Anthony Hamilton - Comin' From Where I'm From


Format: CD
Label: SO SO DEF
Catalog: 52107
Rel. Date: 09/23/2003
UPC: 828765210720

Comin' From Where I'm From
Artist: Anthony Hamilton
Format: CD
New: Not in stock

Formats and Editions


''Comin' from Where I'm From'' is the second studio album by American R&B and soul singer-songwriter Anthony Hamilton, released July 15, 2003 on Arista Records in the United States. It debuted and peaked at number thirty-three on the U.S. ''Billboard'' 200 chart in October 2003 with first-week sales of 33,000 copies, spending seventy-six weeks on the chart. The run was longer on the Top R&B/Hip-Hop Albums chart, where it debuted at number seven (reaching its peak position of number six the following week) and stayed for one hundred weeks.

''Comin' from Where I'm From'' achieved platinum certification from the Recording Industry Association of America (RIAA) in early December 2004, having sold 1.2 million copies in the United States. The single "Charlene", Hamilton's most successful single to date, peaked at number nineteen on the ''Billboard'' Hot 100 and reached the top five of the Hot R&B/Hip-Hop Songs. The album earned Hamilton three Grammy Award nominations in 2004—Best Traditional R&B Vocal Performance, Best R&B Song (both for the title track "Comin' from Where I'm From"), and Best Contemporary R&B Album—and one in 2005—Best Male R&B Vocal Performance for "Charlene". - Wikipedia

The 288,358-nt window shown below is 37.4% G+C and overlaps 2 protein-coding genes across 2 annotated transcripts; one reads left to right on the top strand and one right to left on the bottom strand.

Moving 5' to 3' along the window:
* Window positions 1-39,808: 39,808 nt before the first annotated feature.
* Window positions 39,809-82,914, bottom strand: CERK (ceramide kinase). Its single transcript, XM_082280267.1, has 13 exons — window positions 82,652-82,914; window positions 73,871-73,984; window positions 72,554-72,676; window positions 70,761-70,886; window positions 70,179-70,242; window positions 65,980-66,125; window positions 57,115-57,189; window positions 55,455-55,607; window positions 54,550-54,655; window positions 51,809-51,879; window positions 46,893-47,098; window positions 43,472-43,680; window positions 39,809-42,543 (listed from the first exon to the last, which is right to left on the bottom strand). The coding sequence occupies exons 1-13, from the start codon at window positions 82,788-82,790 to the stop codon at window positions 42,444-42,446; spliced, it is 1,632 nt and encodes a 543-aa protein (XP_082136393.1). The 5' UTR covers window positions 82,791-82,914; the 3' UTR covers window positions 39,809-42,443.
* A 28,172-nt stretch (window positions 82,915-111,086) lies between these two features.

Are the old ways the best ways? Sometimes, sometimes not. In 2003, they mostly represent one way among many, which doesn't stop R&B puritans from decrying the fact that the good old days are no more-and which will doubtless contribute to the slow and steady rise of South Carolina native Anthony Hamilton. He's a session vocalist who's sung background for D'Angelo, and on Comin' From Where I'm From he's as old-school as it's possible to be at this late date, from the very '70s electric keyboards that ground most of the songs to the churchy background vocals that he cannily mixes as high as his own leads. Hamilton's got a wonderfully thick baritone, gravelly or smooth as he needs it to be, and occasionally, as on "Lucille," he even ratchets up to a breathy, whispery, utterly beguiling near-falsetto.

But Hamilton's songwriting on Comin' From isn't quite at the level of his singing. Sometimes he nails it: "Lucille" moves from a sly Kenny Rogers quote-turns out she's picked a fine time to leave him-to a harrowing, heartbroken tale of a woman who leaves a good man (Anthony, natch) for a man who beats her. But Hamilton's unpretentious-everyman ethos, reminiscent of previous soul men like Bill Withers or Dobie Gray, comes up dry more often than you might like. Making celebrations of the ordinary interesting to any degree is damn hard work; Hamilton makes it all look easy, but sometimes he makes it look tossed off, too.

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